verb (used with object), it·er·at·ed, it·er·at·ing.

to utter again or repeatedly.
to do (something) over again or repeatedly.

verb (used without object), it·er·at·ed, it·er·at·ing.

to operate or be applied repeatedly, as a linguistic rule or mathematical formula.

Origin of iterate

1525–35; < Latin iterātus, past participle of iterāre to repeat, equivalent to iter- (stem of iterum) again + -ātus -ate1
Related formsun·it·er·at·ed, adjective

Synonyms for iterate Unabridged Based on the Random House Unabridged Dictionary, © Random House, Inc. 2019

Related Words for iterate

repeat, emphasize

Examples from the Web for iterate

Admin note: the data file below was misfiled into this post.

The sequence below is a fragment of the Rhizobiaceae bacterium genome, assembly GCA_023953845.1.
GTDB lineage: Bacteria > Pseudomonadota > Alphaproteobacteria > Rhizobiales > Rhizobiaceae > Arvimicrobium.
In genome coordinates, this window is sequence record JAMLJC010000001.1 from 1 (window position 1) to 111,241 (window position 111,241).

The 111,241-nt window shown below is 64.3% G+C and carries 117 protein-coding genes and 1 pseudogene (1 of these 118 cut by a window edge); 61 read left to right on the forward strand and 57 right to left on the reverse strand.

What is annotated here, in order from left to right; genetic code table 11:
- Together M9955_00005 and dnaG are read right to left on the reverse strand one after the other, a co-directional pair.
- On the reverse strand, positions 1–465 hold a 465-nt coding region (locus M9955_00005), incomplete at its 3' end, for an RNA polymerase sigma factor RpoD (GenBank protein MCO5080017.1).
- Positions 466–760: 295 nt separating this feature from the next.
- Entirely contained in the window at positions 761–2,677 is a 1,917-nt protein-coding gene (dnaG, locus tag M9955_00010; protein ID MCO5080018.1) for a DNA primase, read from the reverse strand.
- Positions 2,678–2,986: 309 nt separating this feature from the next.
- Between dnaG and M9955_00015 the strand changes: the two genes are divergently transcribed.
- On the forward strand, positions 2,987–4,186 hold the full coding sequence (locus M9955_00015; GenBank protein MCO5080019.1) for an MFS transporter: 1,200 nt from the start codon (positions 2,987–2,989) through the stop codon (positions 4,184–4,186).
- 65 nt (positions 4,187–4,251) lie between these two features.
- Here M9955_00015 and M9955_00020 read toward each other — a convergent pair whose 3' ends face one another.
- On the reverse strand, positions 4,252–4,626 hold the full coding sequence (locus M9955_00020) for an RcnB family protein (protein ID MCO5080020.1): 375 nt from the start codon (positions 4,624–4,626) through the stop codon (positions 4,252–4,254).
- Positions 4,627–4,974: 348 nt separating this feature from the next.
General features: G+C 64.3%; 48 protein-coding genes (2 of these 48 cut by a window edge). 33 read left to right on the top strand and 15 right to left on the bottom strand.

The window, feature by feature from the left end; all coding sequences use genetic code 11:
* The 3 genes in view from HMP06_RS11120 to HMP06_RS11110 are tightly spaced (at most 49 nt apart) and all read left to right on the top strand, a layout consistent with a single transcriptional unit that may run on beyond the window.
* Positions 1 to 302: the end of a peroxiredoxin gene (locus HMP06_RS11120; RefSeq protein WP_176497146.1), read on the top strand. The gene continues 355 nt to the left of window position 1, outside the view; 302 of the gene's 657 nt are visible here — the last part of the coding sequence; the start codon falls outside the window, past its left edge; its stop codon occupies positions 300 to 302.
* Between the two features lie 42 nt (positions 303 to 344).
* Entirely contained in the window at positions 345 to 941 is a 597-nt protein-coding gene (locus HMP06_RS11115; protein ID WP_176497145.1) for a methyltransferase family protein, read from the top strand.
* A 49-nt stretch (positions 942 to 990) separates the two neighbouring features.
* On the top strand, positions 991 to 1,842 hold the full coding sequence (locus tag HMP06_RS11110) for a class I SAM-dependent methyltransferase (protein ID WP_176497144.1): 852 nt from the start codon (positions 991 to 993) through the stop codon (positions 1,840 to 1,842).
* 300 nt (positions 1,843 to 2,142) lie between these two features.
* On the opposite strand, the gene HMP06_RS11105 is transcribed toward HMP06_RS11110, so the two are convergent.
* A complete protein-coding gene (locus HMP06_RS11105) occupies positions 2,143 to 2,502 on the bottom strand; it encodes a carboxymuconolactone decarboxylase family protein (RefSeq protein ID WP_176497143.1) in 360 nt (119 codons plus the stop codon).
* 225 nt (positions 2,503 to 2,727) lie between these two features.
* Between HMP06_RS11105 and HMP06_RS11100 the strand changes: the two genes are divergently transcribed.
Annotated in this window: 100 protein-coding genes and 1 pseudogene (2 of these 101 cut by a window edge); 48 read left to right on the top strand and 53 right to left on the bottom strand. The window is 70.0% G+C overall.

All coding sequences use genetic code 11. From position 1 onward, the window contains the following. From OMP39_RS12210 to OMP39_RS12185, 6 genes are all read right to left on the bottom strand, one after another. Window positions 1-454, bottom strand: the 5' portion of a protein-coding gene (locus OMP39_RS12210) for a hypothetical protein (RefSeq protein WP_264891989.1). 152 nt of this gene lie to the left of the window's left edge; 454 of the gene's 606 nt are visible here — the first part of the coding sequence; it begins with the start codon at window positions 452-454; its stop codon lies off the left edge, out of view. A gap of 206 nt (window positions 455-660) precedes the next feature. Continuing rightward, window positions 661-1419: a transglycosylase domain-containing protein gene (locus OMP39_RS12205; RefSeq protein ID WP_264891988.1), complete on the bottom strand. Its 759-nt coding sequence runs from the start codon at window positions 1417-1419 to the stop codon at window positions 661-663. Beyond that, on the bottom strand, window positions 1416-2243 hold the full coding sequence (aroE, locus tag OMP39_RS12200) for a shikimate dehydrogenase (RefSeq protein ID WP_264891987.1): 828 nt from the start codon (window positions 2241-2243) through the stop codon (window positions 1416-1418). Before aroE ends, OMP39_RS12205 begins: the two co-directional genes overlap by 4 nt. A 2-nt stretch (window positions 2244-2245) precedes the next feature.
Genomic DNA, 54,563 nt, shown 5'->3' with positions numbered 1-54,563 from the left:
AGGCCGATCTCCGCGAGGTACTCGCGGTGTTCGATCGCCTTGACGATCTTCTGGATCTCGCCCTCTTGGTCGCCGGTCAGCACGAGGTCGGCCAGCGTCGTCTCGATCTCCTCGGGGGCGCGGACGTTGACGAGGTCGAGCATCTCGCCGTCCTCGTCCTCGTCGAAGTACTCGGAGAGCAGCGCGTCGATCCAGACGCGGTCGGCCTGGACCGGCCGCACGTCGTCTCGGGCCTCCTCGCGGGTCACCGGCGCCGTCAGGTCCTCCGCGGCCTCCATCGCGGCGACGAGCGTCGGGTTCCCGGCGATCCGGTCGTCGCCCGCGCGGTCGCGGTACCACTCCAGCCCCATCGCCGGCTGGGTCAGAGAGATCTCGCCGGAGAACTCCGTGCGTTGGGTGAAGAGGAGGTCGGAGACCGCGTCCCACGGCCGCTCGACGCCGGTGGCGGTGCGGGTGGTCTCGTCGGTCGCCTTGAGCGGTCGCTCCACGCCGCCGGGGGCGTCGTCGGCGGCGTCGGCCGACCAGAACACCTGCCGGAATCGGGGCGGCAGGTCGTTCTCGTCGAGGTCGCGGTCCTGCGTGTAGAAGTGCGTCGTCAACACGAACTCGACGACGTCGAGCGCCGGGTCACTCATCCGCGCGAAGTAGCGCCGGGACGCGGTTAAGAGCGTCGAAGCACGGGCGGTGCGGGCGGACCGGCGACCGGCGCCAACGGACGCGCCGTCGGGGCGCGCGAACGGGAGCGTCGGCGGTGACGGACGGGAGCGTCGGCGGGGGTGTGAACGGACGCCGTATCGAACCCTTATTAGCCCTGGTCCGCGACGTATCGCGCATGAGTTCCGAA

Contemporary Examples of iterate

  • You know how I feel about you, but to iterate; I had so many pleasant, touching, funny memories about our being together.

    The Daily Beast logo
    Remembering Maria Schneider

    Holly Millea

    February 6, 2011

Historical Examples of iterate

British Dictionary definitions for iterate



(tr) to say or do again; repeat
Derived Formsiterant, adjectiveiteration or iterance, noun

Word Origin for iterate

C16: from Latin iterāre, from iterum again
Collins English Dictionary - Complete & Unabridged 2012 Digital Edition © William Collins Sons & Co. Ltd. 1979, 1986 © HarperCollins Publishers 1998, 2000, 2003, 2005, 2006, 2007, 2009, 2012

Word Origin and History for iterate

1530s, "to do again, repeat," back-formation from iteration, or else from Latin iteratus, past participle of iterare. Related: Iterated; iterating.

Online Etymology Dictionary, © 2010 Douglas Harper